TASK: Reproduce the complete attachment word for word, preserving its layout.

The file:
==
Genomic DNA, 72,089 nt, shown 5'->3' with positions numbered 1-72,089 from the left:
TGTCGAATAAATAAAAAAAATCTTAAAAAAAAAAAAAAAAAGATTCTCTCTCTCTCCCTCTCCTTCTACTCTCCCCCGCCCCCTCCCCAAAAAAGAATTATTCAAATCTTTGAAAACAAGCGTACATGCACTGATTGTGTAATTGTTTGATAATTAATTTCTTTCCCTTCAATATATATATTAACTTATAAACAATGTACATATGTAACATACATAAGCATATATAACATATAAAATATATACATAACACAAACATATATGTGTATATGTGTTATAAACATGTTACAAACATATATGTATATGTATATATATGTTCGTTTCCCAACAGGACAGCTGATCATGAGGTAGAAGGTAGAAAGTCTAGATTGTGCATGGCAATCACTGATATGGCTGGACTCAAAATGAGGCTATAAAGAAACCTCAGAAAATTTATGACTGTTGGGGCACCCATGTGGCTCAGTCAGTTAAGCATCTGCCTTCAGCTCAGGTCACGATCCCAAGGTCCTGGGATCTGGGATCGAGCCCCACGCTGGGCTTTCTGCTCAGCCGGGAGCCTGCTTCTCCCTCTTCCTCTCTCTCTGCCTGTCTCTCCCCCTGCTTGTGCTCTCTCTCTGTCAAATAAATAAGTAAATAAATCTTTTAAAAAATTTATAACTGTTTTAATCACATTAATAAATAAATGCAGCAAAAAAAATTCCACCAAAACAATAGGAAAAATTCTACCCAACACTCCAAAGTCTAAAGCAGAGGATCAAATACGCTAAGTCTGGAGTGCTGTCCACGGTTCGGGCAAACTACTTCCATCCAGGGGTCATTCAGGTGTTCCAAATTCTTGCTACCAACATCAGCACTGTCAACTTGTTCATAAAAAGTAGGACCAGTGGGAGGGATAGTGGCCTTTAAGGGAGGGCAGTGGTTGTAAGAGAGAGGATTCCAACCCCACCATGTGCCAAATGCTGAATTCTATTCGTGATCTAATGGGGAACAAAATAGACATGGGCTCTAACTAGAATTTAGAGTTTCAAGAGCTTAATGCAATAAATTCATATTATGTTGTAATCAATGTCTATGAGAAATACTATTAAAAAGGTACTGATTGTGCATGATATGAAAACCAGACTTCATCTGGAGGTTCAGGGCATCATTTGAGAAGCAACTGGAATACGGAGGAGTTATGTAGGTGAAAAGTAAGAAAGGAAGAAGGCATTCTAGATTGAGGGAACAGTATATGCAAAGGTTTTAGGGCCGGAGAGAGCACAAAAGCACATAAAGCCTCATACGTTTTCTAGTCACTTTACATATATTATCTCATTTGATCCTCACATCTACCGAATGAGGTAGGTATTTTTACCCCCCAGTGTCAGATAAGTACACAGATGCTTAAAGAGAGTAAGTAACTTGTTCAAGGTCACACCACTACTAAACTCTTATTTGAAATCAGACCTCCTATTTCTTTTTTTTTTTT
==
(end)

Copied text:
Genomic DNA, 72,089 nt, shown 5'->3' with positions numbered 1-72,089 from the left:
TGTCGAATAAATAAAAAAAATCTTAAAAAAAAAAAAAAAAAGATTCTCTCTCTCTCCCTCTCCTTCTACTCTCCCCCGCCCCCTCCCCAAAAAAGAATTATTCAAATCTTTGAAAACAAGCGTACATGCACTGATTGTGTAATTGTTTGATAATTAATTTCTTTCCCTTCAATATATATATTAACTTATAAACAATGTACATATGTAACATACATAAGCATATATAACATATAAAATATATACATAACACAAACATATATGTGTATATGTGTTATAAACATGTTACAAACATATATGTATATGTATATATATGTTCGTTTCCCAACAGGACAGCTGATCATGAGGTAGAAGGTAGAAAGTCTAGATTGTGCATGGCAATCACTGATATGGCTGGACTCAAAATGAGGCTATAAAGAAACCTCAGAAAATTTATGACTGTTGGGGCACCCATGTGGCTCAGTCAGTTAAGCATCTGCCTTCAGCTCAGGTCACGATCCCAAGGTCCTGGGATCTGGGATCGAGCCCCACGCTGGGCTTTCTGCTCAGCCGGGAGCCTGCTTCTCCCTCTTCCTCTCTCTCTGCCTGTCTCTCCCCCTGCTTGTGCTCTCTCTCTGTCAAATAAATAAGTAAATAAATCTTTTAAAAAATTTATAACTGTTTTAATCACATTAATAAATAAATGCAGCAAAAAAAATTCCACCAAAACAATAGGAAAAATTCTACCCAACACTCCAAAGTCTAAAGCAGAGGATCAAATACGCTAAGTCTGGAGTGCTGTCCACGGTTCGGGCAAACTACTTCCATCCAGGGGTCATTCAGGTGTTCCAAATTCTTGCTACCAACATCAGCACTGTCAACTTGTTCATAAAAAGTAGGACCAGTGGGAGGGATAGTGGCCTTTAAGGGAGGGCAGTGGTTGTAAGAGAGAGGATTCCAACCCCACCATGTGCCAAATGCTGAATTCTATTCGTGATCTAATGGGGAACAAAATAGACATGGGCTCTAACTAGAATTTAGAGTTTCAAGAGCTTAATGCAATAAATTCATATTATGTTGTAATCAATGTCTATGAGAAATACTATTAAAAAGGTACTGATTGTGCATGATATGAAAACCAGACTTCATCTGGAGGTTCAGGGCATCATTTGAGAAGCAACTGGAATACGGAGGAGTTATGTAGGTGAAAAGTAAGAAAGGAAGAAGGCATTCTAGATTGAGGGAACAGTATATGCAAAGGTTTTAGGGCCGGAGAGAGCACAAAAGCACATAAAGCCTCATACGTTTTCTAGTCACTTTACATATATTATCTCATTTGATCCTCACATCTACCGAATGAGGTAGGTATTTTTACCCCCCAGTGTCAGATAAGTACACAGATGCTTAAAGAGAGTAAGTAACTTGTTCAAGGTCACACCACTACTAAACTCTTATTTGAAATCAGACCTCCTATTTCTTTTTTTTTTTT